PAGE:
Orenstein: [laughing] I wish I had a good crystal ball. My hope would be the middle of next year, maybe early next year, but I don't know. Children have not been in most of the studies. We're just getting to that now. It will take longer. It's really important to get the data presented and published in a peer-reviewed journal so these questions can be answered.

Rohr-Allegrini: This Pfizer vaccine, they have started to test it in kids as young as 12. I think other vaccine manufacturers will start soon as well. Assuming this vaccine works in children, I suspect it will be ready in six months or so. Not this school year-I would be shocked just because it takes a while to ramp it up and you always roll out a vaccine slowly.

Why is there a delay in producing a COVID-19 vaccine for children?

Rohr-Allegrini: I wouldn't call it a delay-normally a vaccine takes years to develop. That we have a vaccine in less than a year, that's promising-it really is warp-speed, it's incredible. Normally when we develop of a vaccine, we start with the population that is most at risk but also is relatively healthy because you don't want to test it in people who have other complications.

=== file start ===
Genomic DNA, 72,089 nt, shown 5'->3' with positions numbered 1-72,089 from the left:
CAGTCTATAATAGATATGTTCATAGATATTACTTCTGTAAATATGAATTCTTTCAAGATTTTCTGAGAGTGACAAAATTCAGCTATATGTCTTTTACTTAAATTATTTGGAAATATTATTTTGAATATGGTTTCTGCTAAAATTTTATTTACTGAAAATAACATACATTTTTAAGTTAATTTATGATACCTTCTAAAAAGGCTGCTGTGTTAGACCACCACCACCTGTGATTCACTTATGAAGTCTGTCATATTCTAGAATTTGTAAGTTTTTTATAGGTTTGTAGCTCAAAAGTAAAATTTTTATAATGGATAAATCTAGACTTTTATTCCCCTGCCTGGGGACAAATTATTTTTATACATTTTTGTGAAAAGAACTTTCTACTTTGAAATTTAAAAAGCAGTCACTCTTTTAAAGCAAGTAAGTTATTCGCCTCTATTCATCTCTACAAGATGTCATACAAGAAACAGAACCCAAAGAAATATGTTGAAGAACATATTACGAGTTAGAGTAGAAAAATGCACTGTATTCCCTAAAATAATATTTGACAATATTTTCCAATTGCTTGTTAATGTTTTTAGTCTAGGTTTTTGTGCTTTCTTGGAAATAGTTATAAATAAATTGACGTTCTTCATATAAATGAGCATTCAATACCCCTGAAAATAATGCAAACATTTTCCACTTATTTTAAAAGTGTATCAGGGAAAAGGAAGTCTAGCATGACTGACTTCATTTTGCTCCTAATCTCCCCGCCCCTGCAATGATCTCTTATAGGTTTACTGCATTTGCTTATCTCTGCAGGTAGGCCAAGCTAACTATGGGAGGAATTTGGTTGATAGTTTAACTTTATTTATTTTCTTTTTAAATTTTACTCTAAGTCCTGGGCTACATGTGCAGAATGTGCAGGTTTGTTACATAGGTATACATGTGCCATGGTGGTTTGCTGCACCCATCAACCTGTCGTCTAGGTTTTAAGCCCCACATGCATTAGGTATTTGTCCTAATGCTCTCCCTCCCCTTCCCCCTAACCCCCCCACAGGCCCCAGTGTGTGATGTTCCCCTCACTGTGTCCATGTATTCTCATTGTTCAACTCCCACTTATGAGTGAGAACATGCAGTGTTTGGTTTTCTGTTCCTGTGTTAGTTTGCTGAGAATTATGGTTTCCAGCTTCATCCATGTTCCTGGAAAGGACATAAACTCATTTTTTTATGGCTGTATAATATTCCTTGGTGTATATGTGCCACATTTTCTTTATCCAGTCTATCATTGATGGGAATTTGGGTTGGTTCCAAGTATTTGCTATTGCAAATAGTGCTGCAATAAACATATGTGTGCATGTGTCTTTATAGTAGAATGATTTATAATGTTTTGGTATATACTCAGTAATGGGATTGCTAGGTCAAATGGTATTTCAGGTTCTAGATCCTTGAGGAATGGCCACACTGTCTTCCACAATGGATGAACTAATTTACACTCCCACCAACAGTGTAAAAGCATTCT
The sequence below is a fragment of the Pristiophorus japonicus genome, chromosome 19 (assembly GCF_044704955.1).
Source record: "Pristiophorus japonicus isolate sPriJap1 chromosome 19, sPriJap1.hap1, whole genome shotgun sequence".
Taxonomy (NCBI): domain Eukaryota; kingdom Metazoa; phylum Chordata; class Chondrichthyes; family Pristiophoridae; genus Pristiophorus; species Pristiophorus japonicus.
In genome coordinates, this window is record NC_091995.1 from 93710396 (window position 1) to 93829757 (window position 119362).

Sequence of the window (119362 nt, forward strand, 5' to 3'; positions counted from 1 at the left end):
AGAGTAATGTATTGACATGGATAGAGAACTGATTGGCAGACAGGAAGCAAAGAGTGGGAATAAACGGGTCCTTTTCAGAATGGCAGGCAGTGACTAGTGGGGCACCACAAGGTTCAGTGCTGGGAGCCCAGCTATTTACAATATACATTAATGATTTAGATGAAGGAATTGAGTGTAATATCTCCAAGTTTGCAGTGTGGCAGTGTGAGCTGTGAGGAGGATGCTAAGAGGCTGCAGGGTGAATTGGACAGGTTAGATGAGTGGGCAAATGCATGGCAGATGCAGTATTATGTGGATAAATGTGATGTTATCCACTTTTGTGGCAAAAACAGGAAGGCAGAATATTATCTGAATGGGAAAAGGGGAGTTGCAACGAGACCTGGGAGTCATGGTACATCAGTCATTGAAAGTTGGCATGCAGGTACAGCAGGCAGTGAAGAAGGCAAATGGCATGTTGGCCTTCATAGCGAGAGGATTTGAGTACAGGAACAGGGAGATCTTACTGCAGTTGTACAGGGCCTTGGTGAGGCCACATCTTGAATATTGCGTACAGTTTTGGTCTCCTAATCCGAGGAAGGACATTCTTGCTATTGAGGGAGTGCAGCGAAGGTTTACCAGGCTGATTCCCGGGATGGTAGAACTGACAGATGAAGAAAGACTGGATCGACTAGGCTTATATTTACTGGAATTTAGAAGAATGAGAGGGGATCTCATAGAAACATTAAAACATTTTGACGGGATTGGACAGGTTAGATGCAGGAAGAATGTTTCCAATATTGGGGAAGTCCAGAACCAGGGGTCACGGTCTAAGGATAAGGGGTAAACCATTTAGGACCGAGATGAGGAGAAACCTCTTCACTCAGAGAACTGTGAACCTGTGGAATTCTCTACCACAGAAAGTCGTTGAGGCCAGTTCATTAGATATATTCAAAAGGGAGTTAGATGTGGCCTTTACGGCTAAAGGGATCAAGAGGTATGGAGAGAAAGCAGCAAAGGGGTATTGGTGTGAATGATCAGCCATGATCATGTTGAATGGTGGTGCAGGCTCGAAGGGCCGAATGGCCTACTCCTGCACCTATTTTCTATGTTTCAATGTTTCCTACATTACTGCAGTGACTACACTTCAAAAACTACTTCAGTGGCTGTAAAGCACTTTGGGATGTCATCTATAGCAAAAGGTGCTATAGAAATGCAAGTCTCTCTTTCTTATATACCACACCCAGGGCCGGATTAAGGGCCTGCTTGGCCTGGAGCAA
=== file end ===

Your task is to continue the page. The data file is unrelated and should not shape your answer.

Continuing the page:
And we tend to test it in adults first. There are a lot of reasons why we don't want to start with children-ethical reasons. Adults can consent for themselves. Having a parent consent for their child adds a layer of complication.

What are the most important things communities can do to handle "vaccine hesitancy"?

Orenstein: We need to be truthful, show we're not cutting corners, and give the public confidence that the data we present on effectiveness and safety are real and valid. Vaccines don't save lives; vaccinations save lives. A vaccine that remains in the vial is zero percent effective.

How should school leaders deal with vaccine hesitancy among teachers and school staff?

Rohr-Allegrini: The messaging has to incorporate enough of the science that people feel confident in getting the vaccine and we need to be sensitive to any concerns, that they're not scared or that they feel forced into getting it.

I don't expect school district leaders to be scientific experts on vaccines. But you rely on the people that are to craft your messaging. We know the questions that come up-we're used to these questions, we get them all the time. We know how to craft these messages in a sensitive way.